Female, Hebrew, J names, Literature, Names from Shakespeare's plays, Virtues/Attributes

Jessica

Jessica first appeared as a name in William Shakespeare's The Merchant of Venice (1596) likely basing it on an existing name, Iscah (which would have been known as Jescha in his time) derived from Hebrew Yiskah meaning "to behold", "foresight" or "one who looks forth". Nicknames: Jess, Jessie/Jessy/Jessi/Jessye Origin: Hebrew Variants: Jessika (German, English) Gessica (Italian) Yessica… Continue reading Jessica

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Apple/Apple tree, Elements, Female, Japanese, M names, Mythology, Names from Shakespeare's plays, Nature, Physical Attributes, Proto-Indo-European, Roman mythology, Surname names, Virtues/Attributes, Water, Word names

Marina

Marina is the feminine form of Marinus, an Ancient Roman name meaning "of the sea" or "belonging to the sea", derived from a PIE root word *móri- (sea, ocean; body of water), though Marinus could also be derived from Marius which could be derived from Latin mas meaning “male” or Latin mare meaning “sea”. It could also be derived from Mars, the… Continue reading Marina

Hebrew, I names, Male, Names from Shakespeare's plays, Virtues/Attributes

Iago

Iago is the Welsh and Galician form of Jacob or James meaning "holder of the heel" or "supplanter" from Hebrew Ya'aqov. It's the name of the villain in Shakespeare's Othello (1603). In Welsh it's pronounced ya-go in Welsh and ee-aw-go in Spanish. Origin: Hebrew Variants: Jago (Cornish) Yago (Spanish)  

Ancient Greek, Color, Emotion/Feelings, Female, Male, Names from Shakespeare's plays, Nature, Proto-Indo-European, R names, Red/Crimson, Sorrow, Surname names, Unisex, Word names

Rue

Rue is the name of a species of plants that were used as medicinal herbs and in cooking. The name comes from Latin rūta derived from Ancient Greek rhutḗ, derived from an uncertain etymology though it may be derived from a Peloponnesian word. Rue is also an English word meaning "to regret, feel remorse or sorrow for". It… Continue reading Rue

C names, Female, Greek mythology, Kin/Family, Mythology, Names from Shakespeare's plays, Proto-Indo-European, Virtues/Attributes

Cleopatra

Cleopatra is most famously connected to the last queen of Egypt, the lover of Mark Antony who killed herself rather than surrendering to Octavian's forces. There were actually several princesses with that name, which is why she's Cleopatra VII, as well as also being the name of several minor figures in Greek mythology, including the daughter of… Continue reading Cleopatra

B names, Color, Female, Names from Shakespeare's plays, Proto-Indo-European, Surname names, Virtues/Attributes, White, Word names

Bianca

Bianca is an Italian female name, a cogante of Blanche meaning "white" from Latin blancus (white) from Proto-Germanic *blankaz (white, gleaming, shining, bright) which derives from PIE *bʰleyǵ- (to shine). Bianca is also an Italian surname as well as having been used twice by Shakespeare for his plays Taming of the Shrew (1593) and Othello (1603). Origin: Proto-Ido-European Variants: Blanche (French, English) Blanch (English) Blanka… Continue reading Bianca

Etruscan, Literature, M names, Male, Mythology, Names from Shakespeare's plays, Proto-Indo-European, Roman mythology, Virtues/Attributes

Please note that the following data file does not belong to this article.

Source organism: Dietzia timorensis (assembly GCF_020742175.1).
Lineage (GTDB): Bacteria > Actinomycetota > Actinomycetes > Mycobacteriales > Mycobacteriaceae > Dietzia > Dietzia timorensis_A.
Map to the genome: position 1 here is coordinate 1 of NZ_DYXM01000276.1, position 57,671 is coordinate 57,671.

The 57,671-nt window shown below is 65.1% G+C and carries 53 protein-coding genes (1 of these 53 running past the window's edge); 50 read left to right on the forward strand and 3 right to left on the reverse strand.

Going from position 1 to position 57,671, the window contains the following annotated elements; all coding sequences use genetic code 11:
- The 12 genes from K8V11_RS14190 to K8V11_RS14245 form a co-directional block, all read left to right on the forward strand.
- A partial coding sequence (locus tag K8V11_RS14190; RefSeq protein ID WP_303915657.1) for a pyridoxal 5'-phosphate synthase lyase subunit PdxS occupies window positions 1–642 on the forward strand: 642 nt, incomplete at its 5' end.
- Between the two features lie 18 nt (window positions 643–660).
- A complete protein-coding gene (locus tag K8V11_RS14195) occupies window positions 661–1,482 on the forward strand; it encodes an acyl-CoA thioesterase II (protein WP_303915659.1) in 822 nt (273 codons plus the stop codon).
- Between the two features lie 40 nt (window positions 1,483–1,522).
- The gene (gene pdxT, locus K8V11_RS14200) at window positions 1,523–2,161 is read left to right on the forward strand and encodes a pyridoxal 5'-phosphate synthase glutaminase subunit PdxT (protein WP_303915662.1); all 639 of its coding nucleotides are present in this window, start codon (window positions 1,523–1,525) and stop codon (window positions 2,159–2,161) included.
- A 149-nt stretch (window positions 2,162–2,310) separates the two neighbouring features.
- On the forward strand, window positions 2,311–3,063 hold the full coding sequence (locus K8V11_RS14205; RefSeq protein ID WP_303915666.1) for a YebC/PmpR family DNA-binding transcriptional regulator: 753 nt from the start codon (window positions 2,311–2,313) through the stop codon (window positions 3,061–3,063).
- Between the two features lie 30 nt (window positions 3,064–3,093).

Mercutio

Mercutio was the name of a character in Shakespeare's Romeo and Juliet (1597), portrayed as the close friend of Romeo who was neither Montague nor Capulet. He is portrayed as being given to sudden outbursts and a moody temperament, hence his name, related to the word mercurial, referring to someone with a changeable, fickle, or spirited nature. It derives from Mercury,… Continue reading Mercutio

L names, Male, Names from Shakespeare's plays, Physical Attributes, Proto-Indo-European, Virtues/Attributes

Lysander

Lysander is the Latinized form of Ancient Greek Lysandros meaning "releasing man" or "freeing man", from Ancient Greek elements lysis (releasing, loosening, freeing) from lū́ō (to loose, loosen, to untie) from PIE *lewH- (to loosen, divide, cut apart); and andros (man), a genitive form of aner (man) which derives from PIE *h₂nḗr (man; power, force, vital energy). Lysander is the name of a character in Shakespeare's play A Midsummer Night's… Continue reading Lysander

Animals, B names, Birds, Male, Names from Shakespeare's plays, Proto-Indo-European, Raven, Surname names, Virtues/Attributes

Bertram

Bertram is a Germanic and English male name meaning "bright raven", made up from Germanic elements beraht (bright) from Proto-Germanic *berhtaz (bright, shining) via PIE *bhereg- (to shine); and hramn (raven) from Proto-Germanic *hrabnaz (raven) from PIE *ḱorh₂-, which is imitative of the harsh sounds. Bertram is also a surname derived from the given name. Bertram was also used by Shakespeare in his play All's Well That Ends Well… Continue reading Bertram

Ancient Greek, Animals, Birds, Dove, Irish, M names, Male, Names from Shakespeare's plays, Surname names, Virtues/Attributes

Malcolm

Malcolm is a male name, the anglicized form of Scottish Máel Coluim meaning "servant of St. Columba", referring to someone who followed Irish abbot and missionary St. Columba who spread Christianity into Scotland. Máel means “servant, devout follower” when combined with a name element (as a word it also means “bald, shaved, tonsured”) combined with given name Coluim, the Gaelic… Continue reading Malcolm